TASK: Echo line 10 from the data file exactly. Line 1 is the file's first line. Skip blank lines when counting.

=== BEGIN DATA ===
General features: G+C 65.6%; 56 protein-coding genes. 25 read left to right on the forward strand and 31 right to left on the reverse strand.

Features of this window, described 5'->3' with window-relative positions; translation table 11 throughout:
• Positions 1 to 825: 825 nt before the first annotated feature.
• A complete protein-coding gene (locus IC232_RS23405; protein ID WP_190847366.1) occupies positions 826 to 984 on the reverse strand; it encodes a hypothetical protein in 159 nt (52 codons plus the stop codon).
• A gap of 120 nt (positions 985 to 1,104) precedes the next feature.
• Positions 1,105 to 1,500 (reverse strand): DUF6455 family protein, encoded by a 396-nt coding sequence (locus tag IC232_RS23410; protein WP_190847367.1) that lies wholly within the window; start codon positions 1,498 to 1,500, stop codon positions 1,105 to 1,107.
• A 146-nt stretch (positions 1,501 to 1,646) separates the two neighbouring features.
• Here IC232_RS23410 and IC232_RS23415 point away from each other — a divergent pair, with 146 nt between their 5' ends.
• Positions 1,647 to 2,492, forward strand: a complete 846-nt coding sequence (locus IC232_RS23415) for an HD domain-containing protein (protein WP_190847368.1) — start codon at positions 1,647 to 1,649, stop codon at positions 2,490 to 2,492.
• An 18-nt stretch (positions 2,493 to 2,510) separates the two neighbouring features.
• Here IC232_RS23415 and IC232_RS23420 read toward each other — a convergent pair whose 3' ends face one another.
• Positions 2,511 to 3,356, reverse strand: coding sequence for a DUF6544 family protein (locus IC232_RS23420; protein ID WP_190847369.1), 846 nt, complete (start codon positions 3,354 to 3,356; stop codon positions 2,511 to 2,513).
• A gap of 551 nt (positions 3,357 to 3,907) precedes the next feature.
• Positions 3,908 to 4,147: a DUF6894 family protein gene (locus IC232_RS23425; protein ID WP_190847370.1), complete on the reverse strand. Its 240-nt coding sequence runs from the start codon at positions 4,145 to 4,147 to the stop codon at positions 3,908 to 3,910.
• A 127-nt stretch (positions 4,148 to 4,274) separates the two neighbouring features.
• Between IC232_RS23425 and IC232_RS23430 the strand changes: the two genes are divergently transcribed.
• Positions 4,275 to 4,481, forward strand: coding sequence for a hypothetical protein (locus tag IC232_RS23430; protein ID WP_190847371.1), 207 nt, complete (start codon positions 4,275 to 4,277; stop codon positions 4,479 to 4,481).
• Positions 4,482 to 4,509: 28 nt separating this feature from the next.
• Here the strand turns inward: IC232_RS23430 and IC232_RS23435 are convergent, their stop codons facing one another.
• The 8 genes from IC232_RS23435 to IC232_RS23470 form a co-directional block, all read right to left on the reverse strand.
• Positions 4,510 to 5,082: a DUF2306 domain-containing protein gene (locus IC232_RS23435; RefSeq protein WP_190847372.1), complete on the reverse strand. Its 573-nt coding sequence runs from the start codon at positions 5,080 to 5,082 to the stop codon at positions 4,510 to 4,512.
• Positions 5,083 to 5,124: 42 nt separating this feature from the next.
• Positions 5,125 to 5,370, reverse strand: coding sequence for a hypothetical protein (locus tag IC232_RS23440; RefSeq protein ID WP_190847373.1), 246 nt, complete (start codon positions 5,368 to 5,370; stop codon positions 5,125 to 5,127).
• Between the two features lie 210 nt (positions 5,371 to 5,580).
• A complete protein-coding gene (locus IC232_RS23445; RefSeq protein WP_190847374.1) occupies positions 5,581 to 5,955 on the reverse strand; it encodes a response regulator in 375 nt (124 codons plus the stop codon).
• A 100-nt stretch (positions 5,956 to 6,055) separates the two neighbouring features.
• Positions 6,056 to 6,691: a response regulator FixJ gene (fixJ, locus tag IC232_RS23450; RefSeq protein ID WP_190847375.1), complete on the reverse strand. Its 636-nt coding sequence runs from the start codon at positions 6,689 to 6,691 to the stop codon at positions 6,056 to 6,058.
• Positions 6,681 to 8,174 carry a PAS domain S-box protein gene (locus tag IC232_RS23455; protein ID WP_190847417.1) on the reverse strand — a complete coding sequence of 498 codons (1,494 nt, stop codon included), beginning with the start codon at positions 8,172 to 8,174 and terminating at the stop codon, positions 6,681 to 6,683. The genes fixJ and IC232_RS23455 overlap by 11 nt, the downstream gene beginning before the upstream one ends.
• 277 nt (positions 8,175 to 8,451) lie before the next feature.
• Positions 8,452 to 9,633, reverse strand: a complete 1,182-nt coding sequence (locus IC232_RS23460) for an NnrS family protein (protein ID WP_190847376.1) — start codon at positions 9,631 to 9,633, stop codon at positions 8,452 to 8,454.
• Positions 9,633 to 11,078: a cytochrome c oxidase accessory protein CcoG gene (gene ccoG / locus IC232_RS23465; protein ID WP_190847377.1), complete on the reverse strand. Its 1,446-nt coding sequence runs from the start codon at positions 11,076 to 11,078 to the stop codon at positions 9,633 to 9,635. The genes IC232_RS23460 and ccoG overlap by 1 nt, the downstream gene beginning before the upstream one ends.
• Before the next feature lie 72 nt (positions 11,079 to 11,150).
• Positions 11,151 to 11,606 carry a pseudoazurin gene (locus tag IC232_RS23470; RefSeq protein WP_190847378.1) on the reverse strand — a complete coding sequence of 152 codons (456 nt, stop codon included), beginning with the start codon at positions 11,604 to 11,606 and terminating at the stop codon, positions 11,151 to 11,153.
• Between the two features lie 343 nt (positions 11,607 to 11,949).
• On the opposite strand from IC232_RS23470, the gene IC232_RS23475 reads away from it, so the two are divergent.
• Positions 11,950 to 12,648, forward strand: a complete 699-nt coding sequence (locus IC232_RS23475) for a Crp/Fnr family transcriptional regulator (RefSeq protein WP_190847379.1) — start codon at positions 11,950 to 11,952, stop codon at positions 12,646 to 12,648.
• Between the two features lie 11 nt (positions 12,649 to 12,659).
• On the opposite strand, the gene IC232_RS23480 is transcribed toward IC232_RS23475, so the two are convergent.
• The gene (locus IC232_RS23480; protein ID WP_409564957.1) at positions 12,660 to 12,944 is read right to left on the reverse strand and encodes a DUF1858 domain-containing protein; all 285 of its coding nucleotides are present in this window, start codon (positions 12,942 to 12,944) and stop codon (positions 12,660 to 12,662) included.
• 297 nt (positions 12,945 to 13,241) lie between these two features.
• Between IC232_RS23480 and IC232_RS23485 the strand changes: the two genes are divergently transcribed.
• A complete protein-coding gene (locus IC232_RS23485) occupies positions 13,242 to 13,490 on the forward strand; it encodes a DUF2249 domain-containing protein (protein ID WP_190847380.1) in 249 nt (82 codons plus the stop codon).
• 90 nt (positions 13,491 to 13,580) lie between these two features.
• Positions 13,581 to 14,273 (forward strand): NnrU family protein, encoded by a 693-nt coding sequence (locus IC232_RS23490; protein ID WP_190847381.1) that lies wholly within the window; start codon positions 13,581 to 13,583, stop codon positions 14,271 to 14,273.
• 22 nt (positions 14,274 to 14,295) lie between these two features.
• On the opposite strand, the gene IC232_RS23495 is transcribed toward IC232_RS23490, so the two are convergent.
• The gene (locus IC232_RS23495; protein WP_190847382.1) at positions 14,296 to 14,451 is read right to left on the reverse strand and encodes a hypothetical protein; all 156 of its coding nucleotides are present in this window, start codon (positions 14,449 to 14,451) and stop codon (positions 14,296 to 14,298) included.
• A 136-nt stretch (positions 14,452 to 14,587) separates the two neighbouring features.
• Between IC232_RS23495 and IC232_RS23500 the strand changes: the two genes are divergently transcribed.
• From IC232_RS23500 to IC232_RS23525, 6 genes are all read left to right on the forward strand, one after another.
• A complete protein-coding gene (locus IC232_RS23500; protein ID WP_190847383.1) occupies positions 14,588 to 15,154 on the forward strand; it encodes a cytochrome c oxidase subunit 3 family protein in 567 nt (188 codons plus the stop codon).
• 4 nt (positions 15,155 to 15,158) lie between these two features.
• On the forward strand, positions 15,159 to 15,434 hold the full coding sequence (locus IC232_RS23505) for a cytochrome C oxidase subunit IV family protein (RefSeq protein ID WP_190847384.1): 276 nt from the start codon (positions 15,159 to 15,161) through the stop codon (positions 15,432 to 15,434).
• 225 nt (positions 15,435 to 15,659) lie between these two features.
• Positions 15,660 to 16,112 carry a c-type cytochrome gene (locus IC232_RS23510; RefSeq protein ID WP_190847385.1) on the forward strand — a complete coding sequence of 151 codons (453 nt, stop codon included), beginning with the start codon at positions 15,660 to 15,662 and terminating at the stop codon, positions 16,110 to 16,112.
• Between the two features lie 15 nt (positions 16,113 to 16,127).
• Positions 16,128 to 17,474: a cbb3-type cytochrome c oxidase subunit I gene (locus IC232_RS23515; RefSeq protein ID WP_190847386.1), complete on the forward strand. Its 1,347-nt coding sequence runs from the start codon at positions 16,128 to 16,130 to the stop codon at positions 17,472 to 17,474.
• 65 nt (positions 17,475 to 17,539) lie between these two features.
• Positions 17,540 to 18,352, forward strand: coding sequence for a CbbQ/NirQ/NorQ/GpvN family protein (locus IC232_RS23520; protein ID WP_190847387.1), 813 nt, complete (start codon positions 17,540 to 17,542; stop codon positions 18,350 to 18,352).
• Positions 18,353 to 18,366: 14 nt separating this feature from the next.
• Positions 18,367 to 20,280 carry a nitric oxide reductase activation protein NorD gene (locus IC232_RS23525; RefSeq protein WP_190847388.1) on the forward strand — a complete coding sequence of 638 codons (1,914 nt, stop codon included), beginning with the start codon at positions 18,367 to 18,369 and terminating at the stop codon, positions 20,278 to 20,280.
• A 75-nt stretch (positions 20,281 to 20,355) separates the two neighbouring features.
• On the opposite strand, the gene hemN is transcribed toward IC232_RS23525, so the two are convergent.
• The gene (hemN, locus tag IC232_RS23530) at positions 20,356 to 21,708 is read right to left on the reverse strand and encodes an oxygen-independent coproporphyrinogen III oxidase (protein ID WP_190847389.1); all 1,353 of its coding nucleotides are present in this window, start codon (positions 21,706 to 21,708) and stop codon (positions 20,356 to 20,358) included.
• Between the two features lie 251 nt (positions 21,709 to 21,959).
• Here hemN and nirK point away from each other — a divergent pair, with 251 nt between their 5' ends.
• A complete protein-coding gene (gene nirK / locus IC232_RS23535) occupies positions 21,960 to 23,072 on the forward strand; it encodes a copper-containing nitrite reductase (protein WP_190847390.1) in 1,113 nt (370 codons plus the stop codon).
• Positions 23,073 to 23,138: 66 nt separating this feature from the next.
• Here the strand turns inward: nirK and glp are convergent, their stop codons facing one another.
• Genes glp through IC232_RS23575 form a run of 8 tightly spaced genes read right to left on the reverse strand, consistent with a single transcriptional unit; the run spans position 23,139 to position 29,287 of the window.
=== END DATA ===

• An 18-nt stretch (positions 2,493 to 2,510) separates the two neighbouring features.